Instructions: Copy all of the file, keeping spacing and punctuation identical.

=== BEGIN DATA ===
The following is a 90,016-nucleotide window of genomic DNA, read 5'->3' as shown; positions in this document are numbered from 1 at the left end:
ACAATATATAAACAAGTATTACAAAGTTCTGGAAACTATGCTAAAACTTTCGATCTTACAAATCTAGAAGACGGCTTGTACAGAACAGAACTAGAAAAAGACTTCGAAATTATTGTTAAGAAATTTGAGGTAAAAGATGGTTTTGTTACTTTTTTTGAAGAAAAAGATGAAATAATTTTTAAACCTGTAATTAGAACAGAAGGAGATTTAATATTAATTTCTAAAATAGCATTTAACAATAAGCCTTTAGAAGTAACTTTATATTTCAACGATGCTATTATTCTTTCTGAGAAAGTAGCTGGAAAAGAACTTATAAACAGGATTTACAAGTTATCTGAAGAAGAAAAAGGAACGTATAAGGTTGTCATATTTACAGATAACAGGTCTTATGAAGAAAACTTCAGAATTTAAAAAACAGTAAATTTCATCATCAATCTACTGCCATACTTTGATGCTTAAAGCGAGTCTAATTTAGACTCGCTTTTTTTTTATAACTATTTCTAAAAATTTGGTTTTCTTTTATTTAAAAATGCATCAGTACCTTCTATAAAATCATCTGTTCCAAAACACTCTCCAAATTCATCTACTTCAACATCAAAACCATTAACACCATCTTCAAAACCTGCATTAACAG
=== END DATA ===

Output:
The following is a 90,016-nucleotide window of genomic DNA, read 5'->3' as shown; positions in this document are numbered from 1 at the left end:
ACAATATATAAACAAGTATTACAAAGTTCTGGAAACTATGCTAAAACTTTCGATCTTACAAATCTAGAAGACGGCTTGTACAGAACAGAACTAGAAAAAGACTTCGAAATTATTGTTAAGAAATTTGAGGTAAAAGATGGTTTTGTTACTTTTTTTGAAGAAAAAGATGAAATAATTTTTAAACCTGTAATTAGAACAGAAGGAGATTTAATATTAATTTCTAAAATAGCATTTAACAATAAGCCTTTAGAAGTAACTTTATATTTCAACGATGCTATTATTCTTTCTGAGAAAGTAGCTGGAAAAGAACTTATAAACAGGATTTACAAGTTATCTGAAGAAGAAAAAGGAACGTATAAGGTTGTCATATTTACAGATAACAGGTCTTATGAAGAAAACTTCAGAATTTAAAAAACAGTAAATTTCATCATCAATCTACTGCCATACTTTGATGCTTAAAGCGAGTCTAATTTAGACTCGCTTTTTTTTTATAACTATTTCTAAAAATTTGGTTTTCTTTTATTTAAAAATGCATCAGTACCTTCTATAAAATCATCTGTTCCAAAACACTCTCCAAATTCATCTACTTCAACATCAAAACCATTAACACCATCTTCAAAACCTGCATTAACAG